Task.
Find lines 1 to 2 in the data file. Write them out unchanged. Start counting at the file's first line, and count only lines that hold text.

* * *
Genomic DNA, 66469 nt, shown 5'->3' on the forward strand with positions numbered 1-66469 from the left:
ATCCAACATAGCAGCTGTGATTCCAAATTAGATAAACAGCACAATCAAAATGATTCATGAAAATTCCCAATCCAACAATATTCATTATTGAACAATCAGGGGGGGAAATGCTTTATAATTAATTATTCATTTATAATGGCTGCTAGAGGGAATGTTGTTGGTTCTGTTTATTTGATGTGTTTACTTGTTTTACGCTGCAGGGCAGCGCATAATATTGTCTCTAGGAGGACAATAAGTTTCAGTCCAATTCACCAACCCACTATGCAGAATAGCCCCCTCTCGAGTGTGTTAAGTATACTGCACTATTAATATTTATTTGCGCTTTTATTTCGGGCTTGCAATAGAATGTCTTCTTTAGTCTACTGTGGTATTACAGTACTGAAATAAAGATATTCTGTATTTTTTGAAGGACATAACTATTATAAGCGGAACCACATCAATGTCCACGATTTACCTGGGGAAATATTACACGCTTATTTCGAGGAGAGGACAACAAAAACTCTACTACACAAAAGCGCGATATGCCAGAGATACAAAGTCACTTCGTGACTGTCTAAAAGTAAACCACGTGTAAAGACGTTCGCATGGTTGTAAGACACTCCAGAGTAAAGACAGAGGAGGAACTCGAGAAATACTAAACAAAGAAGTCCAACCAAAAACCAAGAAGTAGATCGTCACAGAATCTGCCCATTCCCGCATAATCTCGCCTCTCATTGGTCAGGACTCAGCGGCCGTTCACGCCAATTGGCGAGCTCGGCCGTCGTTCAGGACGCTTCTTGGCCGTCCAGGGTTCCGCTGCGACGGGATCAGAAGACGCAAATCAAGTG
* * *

Genomic DNA, 66469 nt, shown 5'->3' on the forward strand with positions numbered 1-66469 from the left:
ATCCAACATAGCAGCTGTGATTCCAAATTAGATAAACAGCACAATCAAAATGATTCATGAAAATTCCCAATCCAACAATATTCATTATTGAACAATCAGGGGGGGAAATGCTTTATAATTAATTATTCATTTATAATGGCTGCTAGAGGGAATGTTGTTGGTTCTGTTTATTTGATGTGTTTACTTGTTTTACGCTGCAGGGCAGCGCATAATATTGTCTCTAGGAGGACAATAAGTTTCAGTCCAATTCACCAACCCACTATGCAGAATAGCCCCCTCTCGAGTGTGTTAAGTATACTGCACTATTAATATTTATTTGCGCTTTTATTTCGGGCTTGCAATAGAATGTCTTCTTTAGTCTACTGTGGTATTACAGTACTGAAATAAAGATATTCTGTATTTTTTGAAGGACATAACTATTATAAGCGGAACCACATCAATGTCCACGATTTACCTGGGGAAATATTACACGCTTATTTCGAGGAGAGGACAACAAAAACTCTACTACACAAAAGCGCGATATGCCAGAGATACAAAGTCACTTCGTGACTGTCTAAAAGTAAACCACGTGTAAAGACGTTCGCATGGTTGTAAGACACTCCAGAGTAAAGACAGAGGAGGAACTCGAGAAATACTAAACAAAGAAGTCCAACCAAAAACCAAGAAGTAGATCGTCACAGAATCTGCCCATTCCCGCATAATCTCGCCTCTCATTGGTCAGGACTCAGCGGCCGTTCACGCCAATTGGCGAGCTCGGCCGTCGTTCAGGACGCTTCTTGGCCGTCCAGGGTTCCGCTGCGACGGGATCAGAAGACGCAAATCAAGTG